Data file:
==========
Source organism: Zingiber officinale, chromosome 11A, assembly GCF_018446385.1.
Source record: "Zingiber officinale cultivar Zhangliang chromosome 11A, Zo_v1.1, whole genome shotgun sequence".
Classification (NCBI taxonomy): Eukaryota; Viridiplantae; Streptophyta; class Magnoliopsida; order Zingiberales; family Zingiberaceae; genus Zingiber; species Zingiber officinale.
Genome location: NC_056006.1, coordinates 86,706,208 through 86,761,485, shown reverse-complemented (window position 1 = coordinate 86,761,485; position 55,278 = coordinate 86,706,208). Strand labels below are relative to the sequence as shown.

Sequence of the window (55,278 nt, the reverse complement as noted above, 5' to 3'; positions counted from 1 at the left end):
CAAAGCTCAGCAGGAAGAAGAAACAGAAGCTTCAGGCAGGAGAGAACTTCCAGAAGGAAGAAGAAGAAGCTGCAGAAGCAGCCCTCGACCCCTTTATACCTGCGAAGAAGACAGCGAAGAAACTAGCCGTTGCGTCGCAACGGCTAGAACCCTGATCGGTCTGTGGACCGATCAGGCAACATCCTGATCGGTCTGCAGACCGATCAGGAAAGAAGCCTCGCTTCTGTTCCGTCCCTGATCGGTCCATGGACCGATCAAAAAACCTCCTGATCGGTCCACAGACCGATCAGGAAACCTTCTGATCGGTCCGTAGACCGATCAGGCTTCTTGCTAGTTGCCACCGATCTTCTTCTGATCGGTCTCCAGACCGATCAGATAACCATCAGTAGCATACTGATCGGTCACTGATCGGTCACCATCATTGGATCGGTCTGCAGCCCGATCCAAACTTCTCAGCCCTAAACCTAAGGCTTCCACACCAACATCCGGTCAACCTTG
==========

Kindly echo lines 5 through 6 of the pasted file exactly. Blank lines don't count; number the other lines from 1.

Sequence of the window (55,278 nt, the reverse complement as noted above, 5' to 3'; positions counted from 1 at the left end):
CAAAGCTCAGCAGGAAGAAGAAACAGAAGCTTCAGGCAGGAGAGAACTTCCAGAAGGAAGAAGAAGAAGCTGCAGAAGCAGCCCTCGACCCCTTTATACCTGCGAAGAAGACAGCGAAGAAACTAGCCGTTGCGTCGCAACGGCTAGAACCCTGATCGGTCTGTGGACCGATCAGGCAACATCCTGATCGGTCTGCAGACCGATCAGGAAAGAAGCCTCGCTTCTGTTCCGTCCCTGATCGGTCCATGGACCGATCAAAAAACCTCCTGATCGGTCCACAGACCGATCAGGAAACCTTCTGATCGGTCCGTAGACCGATCAGGCTTCTTGCTAGTTGCCACCGATCTTCTTCTGATCGGTCTCCAGACCGATCAGATAACCATCAGTAGCATACTGATCGGTCACTGATCGGTCACCATCATTGGATCGGTCTGCAGCCCGATCCAAACTTCTCAGCCCTAAACCTAAGGCTTCCACACCAACATCCGGTCAACCTTG